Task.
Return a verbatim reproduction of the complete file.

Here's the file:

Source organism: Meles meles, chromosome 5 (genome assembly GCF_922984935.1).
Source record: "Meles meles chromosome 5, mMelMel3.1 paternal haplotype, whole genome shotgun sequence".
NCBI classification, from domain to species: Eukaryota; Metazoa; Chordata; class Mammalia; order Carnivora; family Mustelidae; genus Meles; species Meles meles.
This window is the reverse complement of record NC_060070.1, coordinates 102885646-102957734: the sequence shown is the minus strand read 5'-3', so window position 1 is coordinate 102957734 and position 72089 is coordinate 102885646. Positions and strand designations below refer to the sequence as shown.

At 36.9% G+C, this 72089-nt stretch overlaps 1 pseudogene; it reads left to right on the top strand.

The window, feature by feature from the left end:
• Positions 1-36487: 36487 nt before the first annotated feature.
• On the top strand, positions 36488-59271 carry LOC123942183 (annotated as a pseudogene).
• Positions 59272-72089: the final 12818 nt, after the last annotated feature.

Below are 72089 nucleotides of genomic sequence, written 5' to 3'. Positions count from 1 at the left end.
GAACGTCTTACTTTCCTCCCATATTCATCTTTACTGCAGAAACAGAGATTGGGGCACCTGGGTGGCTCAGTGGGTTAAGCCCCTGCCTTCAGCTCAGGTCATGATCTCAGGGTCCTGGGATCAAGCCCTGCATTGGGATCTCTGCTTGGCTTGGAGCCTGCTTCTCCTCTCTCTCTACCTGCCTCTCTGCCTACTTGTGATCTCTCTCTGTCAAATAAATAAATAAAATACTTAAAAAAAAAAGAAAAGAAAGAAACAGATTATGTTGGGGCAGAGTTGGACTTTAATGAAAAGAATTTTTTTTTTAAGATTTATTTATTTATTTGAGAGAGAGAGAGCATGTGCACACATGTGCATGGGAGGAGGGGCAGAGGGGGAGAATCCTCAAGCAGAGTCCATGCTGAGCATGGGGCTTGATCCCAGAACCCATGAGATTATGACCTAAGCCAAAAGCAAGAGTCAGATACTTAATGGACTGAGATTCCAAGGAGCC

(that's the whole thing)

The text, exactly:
Source organism: Meles meles, chromosome 5 (genome assembly GCF_922984935.1).
Source record: "Meles meles chromosome 5, mMelMel3.1 paternal haplotype, whole genome shotgun sequence".
NCBI classification, from domain to species: Eukaryota; Metazoa; Chordata; class Mammalia; order Carnivora; family Mustelidae; genus Meles; species Meles meles.
This window is the reverse complement of record NC_060070.1, coordinates 102885646-102957734: the sequence shown is the minus strand read 5'-3', so window position 1 is coordinate 102957734 and position 72089 is coordinate 102885646. Positions and strand designations below refer to the sequence as shown.

At 36.9% G+C, this 72089-nt stretch overlaps 1 pseudogene; it reads left to right on the top strand.

The window, feature by feature from the left end:
• Positions 1-36487: 36487 nt before the first annotated feature.
• On the top strand, positions 36488-59271 carry LOC123942183 (annotated as a pseudogene).
• Positions 59272-72089: the final 12818 nt, after the last annotated feature.

Below are 72089 nucleotides of genomic sequence, written 5' to 3'. Positions count from 1 at the left end.
GAACGTCTTACTTTCCTCCCATATTCATCTTTACTGCAGAAACAGAGATTGGGGCACCTGGGTGGCTCAGTGGGTTAAGCCCCTGCCTTCAGCTCAGGTCATGATCTCAGGGTCCTGGGATCAAGCCCTGCATTGGGATCTCTGCTTGGCTTGGAGCCTGCTTCTCCTCTCTCTCTACCTGCCTCTCTGCCTACTTGTGATCTCTCTCTGTCAAATAAATAAATAAAATACTTAAAAAAAAAAGAAAAGAAAGAAACAGATTATGTTGGGGCAGAGTTGGACTTTAATGAAAAGAATTTTTTTTTTAAGATTTATTTATTTATTTGAGAGAGAGAGAGCATGTGCACACATGTGCATGGGAGGAGGGGCAGAGGGGGAGAATCCTCAAGCAGAGTCCATGCTGAGCATGGGGCTTGATCCCAGAACCCATGAGATTATGACCTAAGCCAAAAGCAAGAGTCAGATACTTAATGGACTGAGATTCCAAGGAGCC